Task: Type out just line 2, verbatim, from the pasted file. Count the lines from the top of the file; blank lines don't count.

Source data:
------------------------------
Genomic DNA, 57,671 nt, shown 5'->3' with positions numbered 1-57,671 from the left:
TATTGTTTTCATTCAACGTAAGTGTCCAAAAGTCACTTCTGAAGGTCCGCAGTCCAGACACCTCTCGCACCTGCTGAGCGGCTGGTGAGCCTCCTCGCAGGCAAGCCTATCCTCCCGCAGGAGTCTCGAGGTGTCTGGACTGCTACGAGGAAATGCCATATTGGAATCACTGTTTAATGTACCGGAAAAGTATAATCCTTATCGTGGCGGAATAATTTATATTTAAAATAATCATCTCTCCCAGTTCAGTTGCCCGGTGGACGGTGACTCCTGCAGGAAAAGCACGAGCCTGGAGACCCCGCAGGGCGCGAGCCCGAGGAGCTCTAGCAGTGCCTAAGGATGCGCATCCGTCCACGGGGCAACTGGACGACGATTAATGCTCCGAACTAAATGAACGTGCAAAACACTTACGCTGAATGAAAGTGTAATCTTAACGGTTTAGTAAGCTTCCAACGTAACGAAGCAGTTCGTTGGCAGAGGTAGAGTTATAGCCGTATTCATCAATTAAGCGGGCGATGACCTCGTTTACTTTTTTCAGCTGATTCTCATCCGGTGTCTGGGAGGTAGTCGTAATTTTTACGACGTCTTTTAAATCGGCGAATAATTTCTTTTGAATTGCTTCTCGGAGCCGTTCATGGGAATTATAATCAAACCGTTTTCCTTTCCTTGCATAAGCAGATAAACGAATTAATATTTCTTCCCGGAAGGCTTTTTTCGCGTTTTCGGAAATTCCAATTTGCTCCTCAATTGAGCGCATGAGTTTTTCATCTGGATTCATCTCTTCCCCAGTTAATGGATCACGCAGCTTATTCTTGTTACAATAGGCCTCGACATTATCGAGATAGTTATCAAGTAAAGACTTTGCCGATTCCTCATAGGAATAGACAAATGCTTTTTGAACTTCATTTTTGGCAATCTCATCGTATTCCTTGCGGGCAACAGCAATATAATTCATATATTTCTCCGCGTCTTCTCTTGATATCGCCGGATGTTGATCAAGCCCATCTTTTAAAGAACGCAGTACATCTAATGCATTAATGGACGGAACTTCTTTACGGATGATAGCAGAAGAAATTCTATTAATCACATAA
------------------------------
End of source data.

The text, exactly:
TATTGTTTTCATTCAACGTAAGTGTCCAAAAGTCACTTCTGAAGGTCCGCAGTCCAGACACCTCTCGCACCTGCTGAGCGGCTGGTGAGCCTCCTCGCAGGCAAGCCTATCCTCCCGCAGGAGTCTCGAGGTGTCTGGACTGCTACGAGGAAATGCCATATTGGAATCACTGTTTAATGTACCGGAAAAGTATAATCCTTATCGTGGCGGAATAATTTATATTTAAAATAATCATCTCTCCCAGTTCAGTTGCCCGGTGGACGGTGACTCCTGCAGGAAAAGCACGAGCCTGGAGACCCCGCAGGGCGCGAGCCCGAGGAGCTCTAGCAGTGCCTAAGGATGCGCATCCGTCCACGGGGCAACTGGACGACGATTAATGCTCCGAACTAAATGAACGTGCAAAACACTTACGCTGAATGAAAGTGTAATCTTAACGGTTTAGTAAGCTTCCAACGTAACGAAGCAGTTCGTTGGCAGAGGTAGAGTTATAGCCGTATTCATCAATTAAGCGGGCGATGACCTCGTTTACTTTTTTCAGCTGATTCTCATCCGGTGTCTGGGAGGTAGTCGTAATTTTTACGACGTCTTTTAAATCGGCGAATAATTTCTTTTGAATTGCTTCTCGGAGCCGTTCATGGGAATTATAATCAAACCGTTTTCCTTTCCTTGCATAAGCAGATAAACGAATTAATATTTCTTCCCGGAAGGCTTTTTTCGCGTTTTCGGAAATTCCAATTTGCTCCTCAATTGAGCGCATGAGTTTTTCATCTGGATTCATCTCTTCCCCAGTTAATGGATCACGCAGCTTATTCTTGTTACAATAGGCCTCGACATTATCGAGATAGTTATCAAGTAAAGACTTTGCCGATTCCTCATAGGAATAGACAAATGCTTTTTGAACTTCATTTTTGGCAATCTCATCGTATTCCTTGCGGGCAACAGCAATATAATTCATATATTTCTCCGCGTCTTCTCTTGATATCGCCGGATGTTGATCAAGCCCATCTTTTAAAGAACGCAGTACATCTAATGCATTAATGGACGGAACTTCTTTACGGATGATAGCAGAAGAAATTCTATTAATCACATAA